The increasing demands upon food banks
From the streets of Southern California, to the sidewalks of Maine, the financial fallout from the pandemic crisis is triggering a hunger crisis.
“It’s sort of an all-hands-on-deck situation,” said one food bank worker.
Food banks are struggling to find new ways to help record numbers of Americans who are out of work.
Dr. Jessica Rosati, chief program officer at Long Island Cares in New York, said, “Within the past month, we have seen an absolutely uptick of people that are now furloughed or unemployed. So, that’s a newer face that we’re seeing at the food bank.”
Long Island Cares distributes food bag-by-bag, and delivery-by-delivery to seniors and others in need who can’t leave their homes.
“In March alone, we distributed over a million pounds of food,” said Rosati.
CBS News business analyst Jill Schlesinger asked, “And what was the prior month in terms of pounds of food?”
According to Feeding America, the nation’s largest hunger-relief organization, before the virus outbreak there were already 37 million people nationwide who didn’t have enough to eat. That’s expected to grow by an additional 17 million, an increase of 46 percent.
At the Trinity Jubilee Center, in Lewiston, Maine, they try to make sure every meal they hand out includes something hot.
“We’re seeing folks who we can tell have never had to ask for food before, and second of all, people who were already struggling,” said executive director Erin Reed. “Single parents, parents working low-wage jobs, elderly people, disabled people – they used to be able to get food from different places in the community. And a lot of those soup kitchens and food pantries have shut down. So, people are relying on us for even more food than before.”
Donations to the pantry are down, as local colleges have closed and supermarkets have less surplus food.
Reed said, “We’ve spent more on food in the past month than we have in the past six months combined.”
Down the street, at St. Mary’s Nutrition Center, they were busy pre-packing bags of food. Social distancing means that recipients are no longer allowed inside to choose what they want.
“People are doing a lot, but it still never quite seems like enough,” said community cooking educator Paul Drowns.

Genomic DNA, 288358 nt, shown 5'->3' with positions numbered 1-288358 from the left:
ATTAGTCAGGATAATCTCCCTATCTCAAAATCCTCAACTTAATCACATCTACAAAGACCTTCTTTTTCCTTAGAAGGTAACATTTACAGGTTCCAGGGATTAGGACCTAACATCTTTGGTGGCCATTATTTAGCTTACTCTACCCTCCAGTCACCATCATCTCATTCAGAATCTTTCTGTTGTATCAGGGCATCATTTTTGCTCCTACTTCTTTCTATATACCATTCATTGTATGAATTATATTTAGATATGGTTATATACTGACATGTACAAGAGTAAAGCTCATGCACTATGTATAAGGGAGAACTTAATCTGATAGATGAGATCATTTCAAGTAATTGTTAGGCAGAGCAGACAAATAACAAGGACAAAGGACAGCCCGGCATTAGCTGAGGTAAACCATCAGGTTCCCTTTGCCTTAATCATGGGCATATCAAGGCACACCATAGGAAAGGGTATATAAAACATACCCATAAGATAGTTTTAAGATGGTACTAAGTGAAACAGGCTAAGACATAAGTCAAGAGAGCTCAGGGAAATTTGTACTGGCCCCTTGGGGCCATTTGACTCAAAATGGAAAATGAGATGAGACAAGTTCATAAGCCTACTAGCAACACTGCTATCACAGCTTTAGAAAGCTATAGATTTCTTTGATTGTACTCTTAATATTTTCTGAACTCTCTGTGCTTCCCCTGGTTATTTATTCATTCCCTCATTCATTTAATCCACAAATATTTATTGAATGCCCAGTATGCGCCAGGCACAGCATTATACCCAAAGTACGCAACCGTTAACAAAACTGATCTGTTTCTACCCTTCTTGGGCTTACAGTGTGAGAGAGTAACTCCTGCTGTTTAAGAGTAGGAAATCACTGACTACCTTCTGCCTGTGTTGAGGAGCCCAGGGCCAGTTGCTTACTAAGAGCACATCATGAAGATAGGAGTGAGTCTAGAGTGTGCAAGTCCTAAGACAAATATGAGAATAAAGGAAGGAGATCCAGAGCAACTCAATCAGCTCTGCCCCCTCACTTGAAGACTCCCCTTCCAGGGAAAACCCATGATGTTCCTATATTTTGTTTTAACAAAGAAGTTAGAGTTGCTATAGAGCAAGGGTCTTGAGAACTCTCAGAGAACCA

The crisis has touched everyone who works at the center, like program assistant Fiston Mobalama: “My mother, she got laid off from work. And a lot of my friends, they got laid off from work. It’s been hard.”
Across the country, in Southern California’s Orange County, the Second Harvest Food Bank has started a drive-through service on Saturdays.
Second Harvest CEO Harald Herrmann said, “The first day was unbelievable. We literally got crushed. The surge of cars coming to the Honda Center, which is where we have our distribution, was something I’ve never seen before.”
Herrmann said they’ve overhauled their procedures to ensure they’re not spreading the virus. They had to reduce the number of people working in their warehouses.
“We’ve relied on volunteers for 37 years, and we have as many as 26,000 of them come through our doors on an annual basis,” he told Schlesinger. “But overnight [we] had to basically turn that tap of resources off, and figure out a way to work the food ourselves to be able to harden our defense.”
In place of volunteers, they’ve hired 120 people who have recently lost their jobs, like musician Tim Gill: “The industry evaporated,” he said. “Concert tours cancelled, studio dates cancelled. Within a span of a few days, it went from a full calendar of work to nothing at all.”
Along with a paycheck comes a box of food.
“We just have so much less income that we need this basic assistance, you know?” Gill said. “And it’s invaluable to know that we have these resources, that we’re not gonna be going hungry.”
Feeding America says that 95 percent of food banks in the country are seeing higher demand, and higher expenses. Over the next six months, it will take an estimated $1.5 billion, or 30 percent more money than they’ve been spending, to meet that need.
Second Harvest’s Herrmann said, “This food bank cannot close. There are hundreds of thousands of people right now counting on us. And it’s not just the food; it’s that little bit of hope that comes with that box as well. That normalcy that someone actually is out there looking out for you during a time that has a lot of people really uncertain.”
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Story produced by Alan Golds, Mary Lou Teel and Aria Shavelson. Editor: Emanuele Secci.
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